The U.S. Geology Survey (USGS) has been publishing maps since 1879. Maps, and newer publications such as aerial photographs and on-line tools are valuable resources for genealogical research.
The U.S. Geology Survey (USGS) has been publishing maps since 1879. Maps, and newer publications such as aerial photographs and on-line tools are valuable resources for genealogical research. Maps place your ancestors on the ground and let you examine surrounding physical features. Map features reflect property boundaries and road systems of long ago. USGS maps retain cemetery locations, including farm cemeteries on private property. In addition to (free) maps, the USGS web site offers many resources that apply to genealogical research. The site provides aerial photographs, historic aerial photos, and historical topographic maps.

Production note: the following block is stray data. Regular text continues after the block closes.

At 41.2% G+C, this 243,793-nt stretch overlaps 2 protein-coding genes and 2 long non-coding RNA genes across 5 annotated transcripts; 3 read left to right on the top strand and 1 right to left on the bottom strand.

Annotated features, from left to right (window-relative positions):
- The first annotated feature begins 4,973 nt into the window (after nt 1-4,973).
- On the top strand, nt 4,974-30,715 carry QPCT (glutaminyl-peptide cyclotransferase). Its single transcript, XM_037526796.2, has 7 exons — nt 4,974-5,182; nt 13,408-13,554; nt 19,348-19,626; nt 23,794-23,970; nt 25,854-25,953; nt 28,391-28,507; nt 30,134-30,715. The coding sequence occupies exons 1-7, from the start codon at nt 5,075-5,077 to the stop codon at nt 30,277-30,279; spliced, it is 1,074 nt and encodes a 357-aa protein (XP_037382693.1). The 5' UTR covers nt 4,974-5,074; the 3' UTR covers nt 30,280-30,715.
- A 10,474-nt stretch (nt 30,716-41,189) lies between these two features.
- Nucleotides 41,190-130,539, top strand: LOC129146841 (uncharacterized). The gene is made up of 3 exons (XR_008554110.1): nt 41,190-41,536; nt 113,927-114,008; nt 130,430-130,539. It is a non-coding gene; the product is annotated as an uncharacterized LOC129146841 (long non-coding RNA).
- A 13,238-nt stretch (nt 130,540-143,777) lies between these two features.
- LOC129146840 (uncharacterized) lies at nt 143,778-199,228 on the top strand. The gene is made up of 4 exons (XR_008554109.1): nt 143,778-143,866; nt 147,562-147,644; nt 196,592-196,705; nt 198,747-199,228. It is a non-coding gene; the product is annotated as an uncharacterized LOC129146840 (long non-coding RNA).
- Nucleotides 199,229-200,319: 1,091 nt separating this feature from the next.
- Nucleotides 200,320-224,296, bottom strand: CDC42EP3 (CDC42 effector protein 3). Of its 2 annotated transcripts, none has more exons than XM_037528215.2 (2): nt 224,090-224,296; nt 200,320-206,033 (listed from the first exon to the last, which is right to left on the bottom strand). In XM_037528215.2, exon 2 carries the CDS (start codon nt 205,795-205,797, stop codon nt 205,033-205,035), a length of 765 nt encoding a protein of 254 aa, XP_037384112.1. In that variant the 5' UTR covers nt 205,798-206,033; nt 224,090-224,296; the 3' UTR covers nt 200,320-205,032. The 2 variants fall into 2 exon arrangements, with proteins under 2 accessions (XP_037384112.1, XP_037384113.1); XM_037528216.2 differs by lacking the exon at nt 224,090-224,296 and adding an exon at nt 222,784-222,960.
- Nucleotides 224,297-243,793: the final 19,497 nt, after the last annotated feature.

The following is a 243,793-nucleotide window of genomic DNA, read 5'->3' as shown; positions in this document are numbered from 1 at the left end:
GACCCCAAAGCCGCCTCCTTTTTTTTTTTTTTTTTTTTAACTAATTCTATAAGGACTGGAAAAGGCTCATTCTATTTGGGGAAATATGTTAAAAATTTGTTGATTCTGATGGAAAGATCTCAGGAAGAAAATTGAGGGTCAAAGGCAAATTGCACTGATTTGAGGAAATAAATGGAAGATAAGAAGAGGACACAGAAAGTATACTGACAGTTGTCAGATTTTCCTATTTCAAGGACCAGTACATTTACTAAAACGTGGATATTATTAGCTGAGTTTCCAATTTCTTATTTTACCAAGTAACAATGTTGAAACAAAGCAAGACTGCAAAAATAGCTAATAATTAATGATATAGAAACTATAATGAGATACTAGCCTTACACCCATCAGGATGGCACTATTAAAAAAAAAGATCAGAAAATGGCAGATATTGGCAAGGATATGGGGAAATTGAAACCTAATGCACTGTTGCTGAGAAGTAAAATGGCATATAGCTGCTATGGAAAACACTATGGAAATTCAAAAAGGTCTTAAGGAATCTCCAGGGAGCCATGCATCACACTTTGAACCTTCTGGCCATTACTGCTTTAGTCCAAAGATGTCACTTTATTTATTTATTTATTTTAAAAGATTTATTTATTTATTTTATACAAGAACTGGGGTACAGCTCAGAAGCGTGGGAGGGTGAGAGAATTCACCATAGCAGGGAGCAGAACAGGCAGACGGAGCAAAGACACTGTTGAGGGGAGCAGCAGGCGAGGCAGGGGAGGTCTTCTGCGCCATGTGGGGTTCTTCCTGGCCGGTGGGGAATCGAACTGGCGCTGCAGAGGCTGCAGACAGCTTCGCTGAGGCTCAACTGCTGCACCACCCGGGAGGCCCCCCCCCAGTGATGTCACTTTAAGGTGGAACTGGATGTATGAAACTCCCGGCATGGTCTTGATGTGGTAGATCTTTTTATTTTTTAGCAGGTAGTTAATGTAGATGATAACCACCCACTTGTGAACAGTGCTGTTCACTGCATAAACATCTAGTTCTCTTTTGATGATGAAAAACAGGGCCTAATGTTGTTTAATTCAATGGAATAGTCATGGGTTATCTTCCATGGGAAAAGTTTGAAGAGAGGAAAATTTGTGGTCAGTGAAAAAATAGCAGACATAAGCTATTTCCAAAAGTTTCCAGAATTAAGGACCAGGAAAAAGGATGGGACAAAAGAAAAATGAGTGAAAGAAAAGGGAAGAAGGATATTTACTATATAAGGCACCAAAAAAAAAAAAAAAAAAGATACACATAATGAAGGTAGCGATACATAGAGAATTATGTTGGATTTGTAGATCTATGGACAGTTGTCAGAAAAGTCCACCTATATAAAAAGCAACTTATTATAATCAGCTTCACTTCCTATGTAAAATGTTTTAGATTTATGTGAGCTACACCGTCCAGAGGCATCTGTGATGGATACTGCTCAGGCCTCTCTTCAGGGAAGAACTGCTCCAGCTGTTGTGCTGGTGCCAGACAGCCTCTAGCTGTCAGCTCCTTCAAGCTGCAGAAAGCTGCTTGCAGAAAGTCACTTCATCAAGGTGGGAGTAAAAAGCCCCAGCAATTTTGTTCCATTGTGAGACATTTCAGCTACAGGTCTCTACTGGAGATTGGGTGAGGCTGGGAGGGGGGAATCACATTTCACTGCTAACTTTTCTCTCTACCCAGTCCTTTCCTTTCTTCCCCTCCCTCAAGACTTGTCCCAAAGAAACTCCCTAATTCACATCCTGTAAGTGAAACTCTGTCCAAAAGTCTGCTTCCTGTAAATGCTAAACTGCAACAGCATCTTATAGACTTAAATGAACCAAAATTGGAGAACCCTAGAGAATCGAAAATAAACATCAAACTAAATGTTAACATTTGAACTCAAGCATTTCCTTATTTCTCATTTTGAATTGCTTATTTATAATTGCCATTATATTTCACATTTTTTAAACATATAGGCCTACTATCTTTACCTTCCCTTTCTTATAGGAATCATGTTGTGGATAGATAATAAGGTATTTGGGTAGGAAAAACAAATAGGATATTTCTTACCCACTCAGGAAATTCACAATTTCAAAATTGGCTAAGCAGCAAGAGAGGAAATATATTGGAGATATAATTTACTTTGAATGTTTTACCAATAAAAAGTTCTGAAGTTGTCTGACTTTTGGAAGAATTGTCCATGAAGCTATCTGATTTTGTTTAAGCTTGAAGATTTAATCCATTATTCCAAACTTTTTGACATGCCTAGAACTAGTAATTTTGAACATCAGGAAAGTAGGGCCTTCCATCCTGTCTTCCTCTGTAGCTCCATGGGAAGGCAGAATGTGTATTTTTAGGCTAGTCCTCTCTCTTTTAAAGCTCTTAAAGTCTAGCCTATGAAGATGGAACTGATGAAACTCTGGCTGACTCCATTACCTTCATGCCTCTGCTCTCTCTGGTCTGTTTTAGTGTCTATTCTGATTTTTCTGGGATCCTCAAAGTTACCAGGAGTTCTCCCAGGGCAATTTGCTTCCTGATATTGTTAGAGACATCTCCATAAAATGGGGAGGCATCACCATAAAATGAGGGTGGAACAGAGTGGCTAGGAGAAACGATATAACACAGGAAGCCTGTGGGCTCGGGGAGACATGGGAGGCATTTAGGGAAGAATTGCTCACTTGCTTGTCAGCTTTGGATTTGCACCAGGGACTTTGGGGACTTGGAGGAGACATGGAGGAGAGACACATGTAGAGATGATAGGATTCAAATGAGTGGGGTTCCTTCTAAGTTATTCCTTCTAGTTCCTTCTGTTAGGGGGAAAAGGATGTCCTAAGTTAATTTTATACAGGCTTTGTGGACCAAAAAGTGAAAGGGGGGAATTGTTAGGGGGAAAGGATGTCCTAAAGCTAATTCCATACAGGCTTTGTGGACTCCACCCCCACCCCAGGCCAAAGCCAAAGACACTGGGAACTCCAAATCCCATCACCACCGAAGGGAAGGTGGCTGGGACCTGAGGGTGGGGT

Our speaker, Gerald H. “Jerry” Smith, CG, is a full-time professional Certified Genealogist specializing in Pennsylvania research. He has been a course coordinator for IGHR (Land Platting) and a faculty member for other IGHR courses and SLIG. He is the author of a number of books and journal articles. He researches extensively on projects requiring in-depth knowledge of proprietor and Commonwealth land records, mapping, and land placement. Regular research venues include the Pennsylvania Archives, State Library of Pennsylvania, Pennsylvania State Law Library, Historical Society of Pennsylvania, military repositories (including David Library of the American Revolution and US Army Military History Institute), National Archives, religious and denominational repositories, county courthouses, and county and local historical and genealogical societies. Southern Pennsylvania border county research includes frequent on-site research at repositories in Annapolis, Baltimore, Maryland counties, West Virginia, and Virginia. Jerry is a qualified expert witness in genealogy.
(Thursday) 1:00 pm - 3:00 pm
Easttown Library & Information Center
720 First Ave, Berwyn, PA 19312